History of Windsor castle is rich and interesting and full of surprising facts. It’s believed that the site of the castle is one that was once built in the area which the Romans and Celts also built on, favored for it’s hilltop location and excellent protective qualities. It is said that Windsor Castle occupies the very same land where King Arthus once lived in a Celtic-built camp. The original construction of Windsor Castle include a very simple motte and bailey, which is a fenced area topping a man-made hill. This motte and bailey was built for William the Conqueror in around 1080. Subsequently, more of the castle was constructed. It became an important component of a defense system built around London. It grew into a populated Royal home for the excellent hunting known to be found in the forest nearby.
Over the passing centuries, the history of Windsor Castle evolved as did the foundations of it. King Henry II was the original recipient of The Round Tower, built especially for him while the outer castle wall was constructed. By around the year 1830, the castle we can see today was in existence, and was considered a true favorite of Queen Victoria, who protected it. Few changes have been made to the final look of the castle, presented in 1830 with the exception of the time of the Windsor Castle fire in 1992.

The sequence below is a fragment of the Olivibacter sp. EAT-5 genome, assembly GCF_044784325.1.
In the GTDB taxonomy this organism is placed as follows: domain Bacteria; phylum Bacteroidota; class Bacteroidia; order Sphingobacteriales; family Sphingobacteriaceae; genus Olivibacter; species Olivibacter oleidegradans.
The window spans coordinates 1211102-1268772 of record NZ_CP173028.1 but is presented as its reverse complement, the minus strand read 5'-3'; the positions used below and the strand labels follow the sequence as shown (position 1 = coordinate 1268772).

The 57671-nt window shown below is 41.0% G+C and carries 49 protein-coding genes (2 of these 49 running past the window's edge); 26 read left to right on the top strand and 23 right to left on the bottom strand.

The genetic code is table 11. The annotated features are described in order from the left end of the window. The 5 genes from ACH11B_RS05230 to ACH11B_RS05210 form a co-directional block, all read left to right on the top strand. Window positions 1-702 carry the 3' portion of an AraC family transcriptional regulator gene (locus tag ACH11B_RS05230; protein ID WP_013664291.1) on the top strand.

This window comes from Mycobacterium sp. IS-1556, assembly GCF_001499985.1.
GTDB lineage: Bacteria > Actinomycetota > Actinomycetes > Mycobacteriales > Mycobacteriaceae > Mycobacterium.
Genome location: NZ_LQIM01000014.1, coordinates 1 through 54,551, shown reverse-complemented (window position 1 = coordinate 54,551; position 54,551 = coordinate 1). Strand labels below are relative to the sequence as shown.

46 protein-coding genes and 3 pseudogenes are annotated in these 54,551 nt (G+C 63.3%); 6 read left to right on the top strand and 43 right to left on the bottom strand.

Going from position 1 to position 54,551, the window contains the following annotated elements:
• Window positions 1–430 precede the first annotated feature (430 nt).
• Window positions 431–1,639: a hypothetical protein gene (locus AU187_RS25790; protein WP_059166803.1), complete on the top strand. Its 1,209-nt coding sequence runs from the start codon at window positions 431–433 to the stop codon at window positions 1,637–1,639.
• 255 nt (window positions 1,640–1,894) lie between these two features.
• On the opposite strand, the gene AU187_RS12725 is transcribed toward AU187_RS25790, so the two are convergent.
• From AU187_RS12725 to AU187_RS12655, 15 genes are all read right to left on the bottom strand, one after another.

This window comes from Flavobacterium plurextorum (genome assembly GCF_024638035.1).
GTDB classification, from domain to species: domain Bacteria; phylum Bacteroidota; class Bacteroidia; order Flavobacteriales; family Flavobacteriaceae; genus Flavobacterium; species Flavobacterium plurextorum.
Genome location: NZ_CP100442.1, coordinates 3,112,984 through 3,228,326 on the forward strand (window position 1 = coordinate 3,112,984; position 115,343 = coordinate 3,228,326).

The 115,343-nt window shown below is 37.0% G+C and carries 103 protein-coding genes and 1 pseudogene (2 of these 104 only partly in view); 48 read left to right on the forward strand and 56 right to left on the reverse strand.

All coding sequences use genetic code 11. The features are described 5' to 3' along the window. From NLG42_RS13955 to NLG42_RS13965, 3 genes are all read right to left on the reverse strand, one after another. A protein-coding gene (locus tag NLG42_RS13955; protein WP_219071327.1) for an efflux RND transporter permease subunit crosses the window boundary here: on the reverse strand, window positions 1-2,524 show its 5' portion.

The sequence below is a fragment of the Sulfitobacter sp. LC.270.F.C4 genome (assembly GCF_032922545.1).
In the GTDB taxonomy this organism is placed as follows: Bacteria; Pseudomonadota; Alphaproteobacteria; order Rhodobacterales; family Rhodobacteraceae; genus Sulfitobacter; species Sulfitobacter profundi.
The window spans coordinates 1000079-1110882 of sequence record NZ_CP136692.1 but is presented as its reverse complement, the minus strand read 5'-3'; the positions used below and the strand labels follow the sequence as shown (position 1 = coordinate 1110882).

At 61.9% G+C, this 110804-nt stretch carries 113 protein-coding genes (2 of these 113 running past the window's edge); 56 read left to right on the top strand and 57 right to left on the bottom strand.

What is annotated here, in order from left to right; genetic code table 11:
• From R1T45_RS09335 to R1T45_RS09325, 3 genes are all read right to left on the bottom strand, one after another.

On November 20, 1992, the history of Windsor Castle was forever changed. The Private Royal Chapel was ablaze, a fire thought to be started by a spotlight used by the workmen. The entire ceiling was made of wooden paneling, a material that caught and spread fire easily and quickly and burned on for hours before it was extinguished. The extent of the damage included the gutting of several castle rooms, with flames and smoke visible for miles. Since the fire the castle has been restored to its pre-blaze condition.
Today, Windsor Castle tours are one of the most popular tourist attractions in England, with highlights include Queen Mary’s famous dollhouse, St George’s Chapel, and the Royal State Apartments. The trip to the castle is most efficient from the London Paddington train station, a journey lasting about 30 minutes. Those with a London Pass can skip any outside queues.